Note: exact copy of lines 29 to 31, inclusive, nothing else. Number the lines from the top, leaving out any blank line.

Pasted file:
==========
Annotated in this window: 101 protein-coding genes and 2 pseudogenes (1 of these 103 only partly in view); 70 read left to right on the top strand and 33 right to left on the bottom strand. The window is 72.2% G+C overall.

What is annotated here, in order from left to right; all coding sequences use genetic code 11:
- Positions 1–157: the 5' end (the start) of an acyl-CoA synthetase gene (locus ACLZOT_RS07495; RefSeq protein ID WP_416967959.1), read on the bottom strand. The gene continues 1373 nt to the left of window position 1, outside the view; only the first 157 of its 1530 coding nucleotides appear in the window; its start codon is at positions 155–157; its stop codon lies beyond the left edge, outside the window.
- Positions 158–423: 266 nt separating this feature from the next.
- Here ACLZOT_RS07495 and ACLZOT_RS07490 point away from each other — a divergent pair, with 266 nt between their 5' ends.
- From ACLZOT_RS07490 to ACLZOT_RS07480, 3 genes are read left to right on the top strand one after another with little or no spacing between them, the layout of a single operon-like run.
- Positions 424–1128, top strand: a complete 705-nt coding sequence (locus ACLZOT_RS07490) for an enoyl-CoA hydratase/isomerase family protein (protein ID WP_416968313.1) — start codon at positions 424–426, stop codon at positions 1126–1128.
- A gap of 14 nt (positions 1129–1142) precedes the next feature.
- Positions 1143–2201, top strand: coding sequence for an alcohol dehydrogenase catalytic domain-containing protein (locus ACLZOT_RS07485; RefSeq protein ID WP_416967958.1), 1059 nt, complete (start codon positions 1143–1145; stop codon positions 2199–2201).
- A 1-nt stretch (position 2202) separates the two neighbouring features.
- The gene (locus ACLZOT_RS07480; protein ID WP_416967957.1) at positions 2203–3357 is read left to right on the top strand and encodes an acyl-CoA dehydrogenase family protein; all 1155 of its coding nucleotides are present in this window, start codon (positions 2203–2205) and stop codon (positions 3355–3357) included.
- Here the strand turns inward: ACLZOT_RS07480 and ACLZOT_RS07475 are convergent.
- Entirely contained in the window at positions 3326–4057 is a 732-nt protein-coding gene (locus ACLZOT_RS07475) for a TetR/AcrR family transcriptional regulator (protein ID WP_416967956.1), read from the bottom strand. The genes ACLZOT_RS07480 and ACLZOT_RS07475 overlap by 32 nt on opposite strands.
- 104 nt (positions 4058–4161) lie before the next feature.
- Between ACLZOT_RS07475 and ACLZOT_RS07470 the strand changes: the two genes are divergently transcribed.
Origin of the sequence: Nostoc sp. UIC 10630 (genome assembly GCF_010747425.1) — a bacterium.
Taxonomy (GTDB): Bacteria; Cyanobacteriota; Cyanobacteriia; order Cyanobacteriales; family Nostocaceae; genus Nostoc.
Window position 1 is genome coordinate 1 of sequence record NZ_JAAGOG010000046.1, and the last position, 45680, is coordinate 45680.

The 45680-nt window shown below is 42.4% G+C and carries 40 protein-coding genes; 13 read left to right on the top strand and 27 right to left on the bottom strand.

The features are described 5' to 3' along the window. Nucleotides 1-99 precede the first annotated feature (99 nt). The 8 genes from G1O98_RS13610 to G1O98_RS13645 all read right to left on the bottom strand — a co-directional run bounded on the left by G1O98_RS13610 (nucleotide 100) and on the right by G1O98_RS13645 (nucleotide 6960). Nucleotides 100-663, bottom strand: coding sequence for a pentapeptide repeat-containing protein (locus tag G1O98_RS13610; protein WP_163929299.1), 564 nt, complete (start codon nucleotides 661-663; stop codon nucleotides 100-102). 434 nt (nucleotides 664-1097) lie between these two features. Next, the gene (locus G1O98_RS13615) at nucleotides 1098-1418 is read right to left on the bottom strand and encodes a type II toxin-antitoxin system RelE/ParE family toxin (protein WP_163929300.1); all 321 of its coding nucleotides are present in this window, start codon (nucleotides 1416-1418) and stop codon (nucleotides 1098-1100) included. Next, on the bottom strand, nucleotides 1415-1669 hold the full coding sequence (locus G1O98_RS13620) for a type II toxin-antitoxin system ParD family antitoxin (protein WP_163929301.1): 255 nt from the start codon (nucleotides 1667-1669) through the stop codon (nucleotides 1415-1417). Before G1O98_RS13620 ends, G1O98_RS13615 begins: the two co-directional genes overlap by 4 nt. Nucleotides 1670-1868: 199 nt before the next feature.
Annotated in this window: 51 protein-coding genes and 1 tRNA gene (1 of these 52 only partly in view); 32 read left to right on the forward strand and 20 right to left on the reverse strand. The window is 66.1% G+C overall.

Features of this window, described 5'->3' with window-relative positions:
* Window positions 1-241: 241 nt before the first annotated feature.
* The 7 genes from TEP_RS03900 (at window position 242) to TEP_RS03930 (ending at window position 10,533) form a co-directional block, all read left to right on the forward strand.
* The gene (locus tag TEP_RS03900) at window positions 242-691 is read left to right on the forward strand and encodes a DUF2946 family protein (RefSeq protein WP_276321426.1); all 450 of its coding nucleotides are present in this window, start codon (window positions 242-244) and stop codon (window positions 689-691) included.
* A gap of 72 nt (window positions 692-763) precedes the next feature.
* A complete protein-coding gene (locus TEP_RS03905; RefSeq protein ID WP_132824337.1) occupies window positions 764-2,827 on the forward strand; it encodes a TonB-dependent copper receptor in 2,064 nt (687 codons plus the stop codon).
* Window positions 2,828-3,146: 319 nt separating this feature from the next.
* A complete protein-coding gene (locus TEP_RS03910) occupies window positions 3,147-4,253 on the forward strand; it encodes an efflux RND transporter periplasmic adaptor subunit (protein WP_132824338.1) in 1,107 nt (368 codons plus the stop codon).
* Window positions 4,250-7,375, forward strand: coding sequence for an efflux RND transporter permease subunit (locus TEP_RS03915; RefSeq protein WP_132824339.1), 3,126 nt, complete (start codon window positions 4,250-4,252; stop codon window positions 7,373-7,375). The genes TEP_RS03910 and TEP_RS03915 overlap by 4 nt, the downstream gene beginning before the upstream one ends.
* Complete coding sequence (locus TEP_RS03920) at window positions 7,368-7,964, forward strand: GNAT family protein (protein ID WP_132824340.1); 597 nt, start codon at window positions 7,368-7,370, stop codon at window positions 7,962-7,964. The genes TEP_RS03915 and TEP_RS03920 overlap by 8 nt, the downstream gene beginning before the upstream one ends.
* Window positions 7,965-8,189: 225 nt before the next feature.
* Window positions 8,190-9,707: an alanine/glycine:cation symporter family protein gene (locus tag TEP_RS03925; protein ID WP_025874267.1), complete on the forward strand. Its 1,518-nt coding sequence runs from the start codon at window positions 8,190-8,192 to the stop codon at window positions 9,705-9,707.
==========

* A complete protein-coding gene (locus TEP_RS03910) occupies window positions 3,147-4,253 on the forward strand; it encodes an efflux RND transporter periplasmic adaptor subunit (protein WP_132824338.1) in 1,107 nt (368 codons plus the stop codon).
* Window positions 4,250-7,375, forward strand: coding sequence for an efflux RND transporter permease subunit (locus TEP_RS03915; RefSeq protein WP_132824339.1), 3,126 nt, complete (start codon window positions 4,250-4,252; stop codon window positions 7,373-7,375). The genes TEP_RS03910 and TEP_RS03915 overlap by 4 nt, the downstream gene beginning before the upstream one ends.
* Complete coding sequence (locus TEP_RS03920) at window positions 7,368-7,964, forward strand: GNAT family protein (protein ID WP_132824340.1); 597 nt, start codon at window positions 7,368-7,370, stop codon at window positions 7,962-7,964. The genes TEP_RS03915 and TEP_RS03920 overlap by 8 nt, the downstream gene beginning before the upstream one ends.